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Essay on Monroe doctrine - 1473 Palabras | Cram
By 1900 it was impossible to consider the doctrines of God and man without dealing with evolution. Darwin's Origin of Species had been in print for four decades, and scientific advances together with changing attitudes had introduced many secular-rational ideas. James E. Talmage and John A. Widtsoe had confronted these ideas as they studied at universities in the United States and abroad. As early as 1881 Talmage had resolved to "do good among the young," possibly by lecturing on the "harmony between geology and the Bible." In 1898 Talmage urged George Q. Cannon to have the General Authorities give, careful, and perhaps official consideration to the scientific questions on which there is at least a strong appearance of antagonism with religious creeds." Cannon agreed, and Talmage recorded a number of interviews with the First Presidency on the subject. In a February 1900 article Talmage argued that had to be reconciled since "faith is not blind submission, passive obedience, with no effort at thought or reason. Faith, if worthy of its name, rests upon truth; and truth is the foundation of science."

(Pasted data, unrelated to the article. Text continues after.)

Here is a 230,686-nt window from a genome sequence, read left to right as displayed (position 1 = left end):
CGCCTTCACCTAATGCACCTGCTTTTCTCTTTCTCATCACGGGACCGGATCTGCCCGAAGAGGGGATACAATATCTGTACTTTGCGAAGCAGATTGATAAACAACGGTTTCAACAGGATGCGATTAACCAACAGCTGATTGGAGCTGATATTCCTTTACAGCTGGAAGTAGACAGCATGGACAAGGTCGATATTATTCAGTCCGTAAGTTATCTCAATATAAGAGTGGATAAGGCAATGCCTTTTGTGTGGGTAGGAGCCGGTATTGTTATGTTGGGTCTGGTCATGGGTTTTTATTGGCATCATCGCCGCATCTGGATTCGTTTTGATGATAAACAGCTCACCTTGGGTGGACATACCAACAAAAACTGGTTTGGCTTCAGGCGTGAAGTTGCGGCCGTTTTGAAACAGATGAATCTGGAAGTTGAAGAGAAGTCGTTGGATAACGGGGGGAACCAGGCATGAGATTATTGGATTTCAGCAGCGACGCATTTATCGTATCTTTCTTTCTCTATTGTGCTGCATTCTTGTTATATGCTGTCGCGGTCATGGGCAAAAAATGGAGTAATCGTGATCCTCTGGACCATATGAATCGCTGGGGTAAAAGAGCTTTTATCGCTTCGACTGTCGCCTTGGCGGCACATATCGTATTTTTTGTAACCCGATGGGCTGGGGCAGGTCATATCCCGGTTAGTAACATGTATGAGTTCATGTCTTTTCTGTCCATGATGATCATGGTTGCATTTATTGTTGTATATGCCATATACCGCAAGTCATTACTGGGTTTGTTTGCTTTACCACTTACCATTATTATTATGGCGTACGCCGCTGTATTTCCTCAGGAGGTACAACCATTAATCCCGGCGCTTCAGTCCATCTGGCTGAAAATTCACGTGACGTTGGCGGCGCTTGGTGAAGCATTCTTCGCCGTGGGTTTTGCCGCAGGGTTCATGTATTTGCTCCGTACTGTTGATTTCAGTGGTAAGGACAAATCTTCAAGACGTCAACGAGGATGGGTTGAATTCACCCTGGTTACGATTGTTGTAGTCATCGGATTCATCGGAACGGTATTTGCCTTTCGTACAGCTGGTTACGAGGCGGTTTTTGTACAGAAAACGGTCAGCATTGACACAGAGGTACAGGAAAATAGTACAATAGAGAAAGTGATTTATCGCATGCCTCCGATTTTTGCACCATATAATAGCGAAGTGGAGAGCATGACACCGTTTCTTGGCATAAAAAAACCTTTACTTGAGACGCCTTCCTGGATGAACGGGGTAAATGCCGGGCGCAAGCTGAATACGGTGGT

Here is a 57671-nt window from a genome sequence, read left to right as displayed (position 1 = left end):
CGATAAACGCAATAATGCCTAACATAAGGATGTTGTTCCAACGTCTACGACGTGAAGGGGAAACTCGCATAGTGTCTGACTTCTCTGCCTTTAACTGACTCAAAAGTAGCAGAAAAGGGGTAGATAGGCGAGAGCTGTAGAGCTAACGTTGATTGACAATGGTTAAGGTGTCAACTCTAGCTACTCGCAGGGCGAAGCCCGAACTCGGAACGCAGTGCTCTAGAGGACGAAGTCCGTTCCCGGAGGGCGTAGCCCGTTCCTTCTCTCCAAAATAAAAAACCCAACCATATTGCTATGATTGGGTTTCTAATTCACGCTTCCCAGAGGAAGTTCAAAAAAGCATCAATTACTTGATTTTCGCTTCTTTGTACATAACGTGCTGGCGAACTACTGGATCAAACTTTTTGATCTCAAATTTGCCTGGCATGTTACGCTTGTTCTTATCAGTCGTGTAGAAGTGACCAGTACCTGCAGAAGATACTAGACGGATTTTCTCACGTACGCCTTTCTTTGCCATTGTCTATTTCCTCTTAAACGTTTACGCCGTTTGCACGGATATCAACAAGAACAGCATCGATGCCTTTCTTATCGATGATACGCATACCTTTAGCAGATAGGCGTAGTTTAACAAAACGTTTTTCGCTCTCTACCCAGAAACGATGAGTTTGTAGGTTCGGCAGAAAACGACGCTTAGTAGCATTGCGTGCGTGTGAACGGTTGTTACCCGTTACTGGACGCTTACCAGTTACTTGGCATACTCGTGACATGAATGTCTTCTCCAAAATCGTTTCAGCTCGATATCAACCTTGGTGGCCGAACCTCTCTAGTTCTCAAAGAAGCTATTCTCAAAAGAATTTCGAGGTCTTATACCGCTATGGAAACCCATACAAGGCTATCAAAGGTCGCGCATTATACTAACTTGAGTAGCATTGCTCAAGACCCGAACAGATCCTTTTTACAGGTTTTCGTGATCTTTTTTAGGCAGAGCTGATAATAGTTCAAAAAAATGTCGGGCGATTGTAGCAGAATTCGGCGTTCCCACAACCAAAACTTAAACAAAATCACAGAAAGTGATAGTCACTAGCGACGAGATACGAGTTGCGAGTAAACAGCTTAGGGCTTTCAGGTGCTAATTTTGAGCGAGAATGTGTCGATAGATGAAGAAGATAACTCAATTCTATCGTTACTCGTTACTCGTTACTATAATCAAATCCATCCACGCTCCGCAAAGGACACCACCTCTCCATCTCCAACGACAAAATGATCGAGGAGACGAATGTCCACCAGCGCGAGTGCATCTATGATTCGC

Monroe Doctrine Essay examples - 1672 Palabras | Cram
The newer and older doctrines thus coexisted, and all competed with novel positions spelled out by various Church leaders. The Lectures on Faith continued to appear as part of the Doctrine and Covenants in a section entitled "Doctrine and Covenants," as distinguished from the "Covenants and Commandments" which constitute the current Doctrine and Covenants. The Pearl of Great Price containing the Book of Abraham was published in England in 1851 as a missionary tract and was accepted as authoritative in 1880. The earliest versions of Parley P. Pratt's Key to the Science of Theology and Brigham H. Roberts's The Gospel both emphasized an omnipresent, nonpersonal Holy Ghost, though Pratt's emphasis was radically materialistic and Roberts's more allegorical. Both were elaborating ideas addressed in the King Follett sermon. Such fluidity of doctrine, unusual from a twentieth-century perspective, characterized the nineteenth-century Church.